Publication Detail

Design and Development of the UC Davis FutureTruck

UCD-ITS-RP-02-49

Reprint

Sustainable Transportation Energy Pathways (STEPS)

Suggested Citation: Meyr, N., Huff, B., Cardé, C., Parks, J. et al., "Design and Development of the UC Davis FutureTruck," SAE Technical Paper 2002-01-1210, 2002, doi:10.4271/2002-01-1210.

The University of California, Davis FutureTruck team redesigned a 2000 Chevrolet Suburban as a Hybrid Electric Vehicle to meet the following goals: reduce fuel cycle greenhouse gas emissions by 66%, increase vehicle fuel economy to double that of the stock Suburban, meet California's Super Ultra Low Emissions Vehicle standard, and qualify for substantial Partial Zero Emissions Vehicle credits in California. Sequoia meets these goals with an efficient powertrain, improved component systems, and an advanced control system.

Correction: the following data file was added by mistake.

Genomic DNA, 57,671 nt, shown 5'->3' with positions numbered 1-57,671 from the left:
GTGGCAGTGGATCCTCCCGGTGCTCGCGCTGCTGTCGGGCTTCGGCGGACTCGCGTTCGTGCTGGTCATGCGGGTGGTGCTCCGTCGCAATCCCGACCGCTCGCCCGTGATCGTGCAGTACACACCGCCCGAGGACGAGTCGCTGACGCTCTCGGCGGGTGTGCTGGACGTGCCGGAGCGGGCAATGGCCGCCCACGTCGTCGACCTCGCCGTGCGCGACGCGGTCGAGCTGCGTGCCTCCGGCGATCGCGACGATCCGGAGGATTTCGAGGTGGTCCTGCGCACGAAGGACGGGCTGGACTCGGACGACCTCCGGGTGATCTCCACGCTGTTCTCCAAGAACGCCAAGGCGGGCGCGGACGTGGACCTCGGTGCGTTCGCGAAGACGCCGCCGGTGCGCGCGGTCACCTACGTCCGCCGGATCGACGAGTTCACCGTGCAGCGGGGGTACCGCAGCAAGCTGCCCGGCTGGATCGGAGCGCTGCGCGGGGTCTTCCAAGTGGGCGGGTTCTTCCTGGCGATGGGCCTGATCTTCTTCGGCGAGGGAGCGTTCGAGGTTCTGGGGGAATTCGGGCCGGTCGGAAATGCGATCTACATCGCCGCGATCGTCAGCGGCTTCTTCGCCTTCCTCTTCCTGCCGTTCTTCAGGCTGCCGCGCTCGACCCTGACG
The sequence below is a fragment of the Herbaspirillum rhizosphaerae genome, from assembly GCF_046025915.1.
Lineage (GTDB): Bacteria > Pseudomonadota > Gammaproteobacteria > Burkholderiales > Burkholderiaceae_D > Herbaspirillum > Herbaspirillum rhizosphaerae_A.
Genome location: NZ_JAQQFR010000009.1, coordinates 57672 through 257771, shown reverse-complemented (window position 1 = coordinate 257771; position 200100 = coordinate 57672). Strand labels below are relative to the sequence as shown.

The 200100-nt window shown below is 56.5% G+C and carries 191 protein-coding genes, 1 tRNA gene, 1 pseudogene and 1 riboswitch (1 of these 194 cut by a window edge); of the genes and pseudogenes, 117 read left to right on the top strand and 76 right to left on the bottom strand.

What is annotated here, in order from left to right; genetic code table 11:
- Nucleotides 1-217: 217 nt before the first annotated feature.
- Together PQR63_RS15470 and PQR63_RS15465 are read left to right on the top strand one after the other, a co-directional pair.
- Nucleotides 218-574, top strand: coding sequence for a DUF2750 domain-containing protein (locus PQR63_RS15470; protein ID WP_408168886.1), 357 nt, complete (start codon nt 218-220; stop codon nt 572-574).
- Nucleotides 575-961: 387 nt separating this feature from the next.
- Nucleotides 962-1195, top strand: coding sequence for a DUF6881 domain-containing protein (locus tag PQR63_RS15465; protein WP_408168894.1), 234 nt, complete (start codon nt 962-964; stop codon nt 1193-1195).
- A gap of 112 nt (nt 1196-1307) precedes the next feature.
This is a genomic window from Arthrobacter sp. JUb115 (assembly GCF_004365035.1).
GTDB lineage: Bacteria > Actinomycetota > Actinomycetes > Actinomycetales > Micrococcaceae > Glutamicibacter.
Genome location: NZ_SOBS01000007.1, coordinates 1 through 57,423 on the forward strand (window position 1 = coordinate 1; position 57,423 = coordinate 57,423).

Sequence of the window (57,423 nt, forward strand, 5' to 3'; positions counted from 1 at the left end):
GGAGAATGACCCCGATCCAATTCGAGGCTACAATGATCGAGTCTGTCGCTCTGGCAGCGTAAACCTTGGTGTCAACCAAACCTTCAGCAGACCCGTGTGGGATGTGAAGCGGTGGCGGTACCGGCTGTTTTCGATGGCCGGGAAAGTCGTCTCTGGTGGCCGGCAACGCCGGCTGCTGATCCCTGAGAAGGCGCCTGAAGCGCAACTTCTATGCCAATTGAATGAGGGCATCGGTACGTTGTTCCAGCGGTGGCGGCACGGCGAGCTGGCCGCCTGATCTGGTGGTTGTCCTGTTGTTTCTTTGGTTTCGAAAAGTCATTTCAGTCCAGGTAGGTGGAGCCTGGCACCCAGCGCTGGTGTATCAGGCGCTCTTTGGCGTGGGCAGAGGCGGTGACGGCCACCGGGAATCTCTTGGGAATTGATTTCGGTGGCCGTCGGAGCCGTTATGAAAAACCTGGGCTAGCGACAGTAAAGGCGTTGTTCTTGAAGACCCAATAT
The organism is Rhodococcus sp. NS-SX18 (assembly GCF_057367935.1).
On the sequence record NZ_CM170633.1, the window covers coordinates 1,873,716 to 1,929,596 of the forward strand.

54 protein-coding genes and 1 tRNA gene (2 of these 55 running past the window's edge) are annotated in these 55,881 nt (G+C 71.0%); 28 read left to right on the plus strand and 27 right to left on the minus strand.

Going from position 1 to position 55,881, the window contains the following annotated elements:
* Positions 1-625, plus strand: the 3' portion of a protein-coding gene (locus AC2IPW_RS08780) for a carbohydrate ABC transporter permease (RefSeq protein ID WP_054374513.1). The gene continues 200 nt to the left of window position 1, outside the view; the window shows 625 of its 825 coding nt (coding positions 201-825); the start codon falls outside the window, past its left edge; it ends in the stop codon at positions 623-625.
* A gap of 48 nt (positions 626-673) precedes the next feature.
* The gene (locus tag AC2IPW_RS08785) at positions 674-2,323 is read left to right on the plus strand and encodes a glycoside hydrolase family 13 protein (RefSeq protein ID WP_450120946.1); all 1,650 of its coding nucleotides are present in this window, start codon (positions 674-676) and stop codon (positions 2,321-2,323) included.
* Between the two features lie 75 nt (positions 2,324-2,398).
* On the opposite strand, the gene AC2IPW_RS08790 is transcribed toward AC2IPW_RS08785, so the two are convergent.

Sequoia utilizes two independent powertrains to provide Four-Wheel Drive and achieve stock towing capacity. The primary powertrain combines a 1.9L gasoline engine inline with a 75 kW brushless DC motor driving the rear wheels. This powertrain configuration is simple, compact, reliable, and allows flexibility in control strategy. The secondary powertrain employs a 75 kW brushless DC motor to drive the front differential. Together, the two powertrains allow Sequoia to achieve high efficiency under normal operating conditions while matching stock vehicle performance at high load. A 29 kWh nickel metal hydride battery pack powers the electric motors, providing up to a 107 km all-electric range. Sequoia's superior fuel economy, low cost of operation, and performance, combined with aerodynamic innovations, telematics systems, and other consumer features make it a desirable and competitive vehicle in today's market.